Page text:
Anonymity Support for Kerberos
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From: The IESG <firstname.lastname@example.org> To: "IETF-Announce" <email@example.com> Cc: firstname.lastname@example.org, email@example.com, firstname.lastname@example.org, email@example.com, "The IESG" <firstname.lastname@example.org>, email@example.com, firstname.lastname@example.org Subject: Protocol Action: 'Anonymity Support for Kerberos' to Proposed Standard (draft-ietf-kitten-rfc6112bis-03.txt) The IESG has approved the following document: - 'Anonymity Support for Kerberos' (draft-ietf-kitten-rfc6112bis-03.txt) as Proposed Standard This document is the product of the Common Authentication Technology Next Generation Working Group. The IESG contact persons are Stephen Farrell and Kathleen Moriarty. A URL of this Internet Draft is: https://datatracker.ietf.org/doc/draft-ietf-kitten-rfc6112bis/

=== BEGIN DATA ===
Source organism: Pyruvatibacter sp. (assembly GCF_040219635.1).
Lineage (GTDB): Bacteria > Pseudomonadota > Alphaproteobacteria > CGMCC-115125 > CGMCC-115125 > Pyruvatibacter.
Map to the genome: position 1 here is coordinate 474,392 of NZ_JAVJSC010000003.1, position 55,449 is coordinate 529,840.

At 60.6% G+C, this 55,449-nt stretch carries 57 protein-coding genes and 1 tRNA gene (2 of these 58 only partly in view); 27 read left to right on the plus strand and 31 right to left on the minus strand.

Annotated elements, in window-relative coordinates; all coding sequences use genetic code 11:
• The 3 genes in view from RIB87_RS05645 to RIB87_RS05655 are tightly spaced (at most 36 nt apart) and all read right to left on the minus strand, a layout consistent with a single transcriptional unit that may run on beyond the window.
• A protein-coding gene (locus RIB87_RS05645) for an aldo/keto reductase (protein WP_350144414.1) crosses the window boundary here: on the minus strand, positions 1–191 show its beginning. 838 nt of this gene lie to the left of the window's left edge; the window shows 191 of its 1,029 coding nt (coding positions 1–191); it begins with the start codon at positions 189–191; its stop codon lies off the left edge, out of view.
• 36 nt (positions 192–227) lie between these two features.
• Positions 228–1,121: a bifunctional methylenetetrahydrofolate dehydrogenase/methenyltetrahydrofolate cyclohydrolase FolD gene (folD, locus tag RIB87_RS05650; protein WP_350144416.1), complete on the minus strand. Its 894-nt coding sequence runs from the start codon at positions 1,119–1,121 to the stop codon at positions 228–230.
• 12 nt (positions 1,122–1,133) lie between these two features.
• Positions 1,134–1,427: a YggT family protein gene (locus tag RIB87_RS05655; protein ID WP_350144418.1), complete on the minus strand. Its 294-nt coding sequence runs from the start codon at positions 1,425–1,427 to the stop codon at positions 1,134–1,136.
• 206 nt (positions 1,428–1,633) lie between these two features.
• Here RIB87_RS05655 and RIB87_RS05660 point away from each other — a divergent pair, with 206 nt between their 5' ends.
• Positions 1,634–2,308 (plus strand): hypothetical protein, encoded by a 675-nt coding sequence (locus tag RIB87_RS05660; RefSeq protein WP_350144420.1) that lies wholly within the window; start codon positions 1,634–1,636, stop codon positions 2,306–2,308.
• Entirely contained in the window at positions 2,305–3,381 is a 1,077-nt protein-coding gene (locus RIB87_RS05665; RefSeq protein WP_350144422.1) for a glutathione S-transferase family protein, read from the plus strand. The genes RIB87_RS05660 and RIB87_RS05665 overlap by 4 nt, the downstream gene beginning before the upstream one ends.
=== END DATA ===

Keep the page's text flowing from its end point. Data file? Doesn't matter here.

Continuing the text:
Technical Summary This document describes Kerberos extensions for client anonymity support. These extensions give Kerberos clients the ability to authenticate and securely communicate with a service, without revealing the client identity. Two methods are described; one that only reveals the client’s identity to its own KDC, and another that utilizes anonymous PKINIT to hide the client identity completely. Working Group Summary There is consensus among the WG for this document, and as a “bis” document all errata have been considered. Aside from a few editorial corrections, there are three primary changes to the specification. First, when using the anonymous PKINIT method, the ticket session key is derived using the KRB-FX-CF2 operation, which requires two input constants “pepper1” and “pepper2”. The “pepper2” constant was incorrect in RFC 6112 and has been chang ed to its correct value. Second, the need for setting the anonymous KDC flag in a anonymous TGS request changed from a MUST to a SHOULD. Third, a new paragraph has been added which clarifies a MITM scenario that is prevented by the anonymous PKINIT session-key derivation method. Document Quality This is request for publication of a Standards Track document to obsolete RFC 6112, which had technical errors that made the described extensions inoperable with existing implementations. Personnel Matt Rogers is the document shepherd. Stephen Farrell is the responsible Area Director.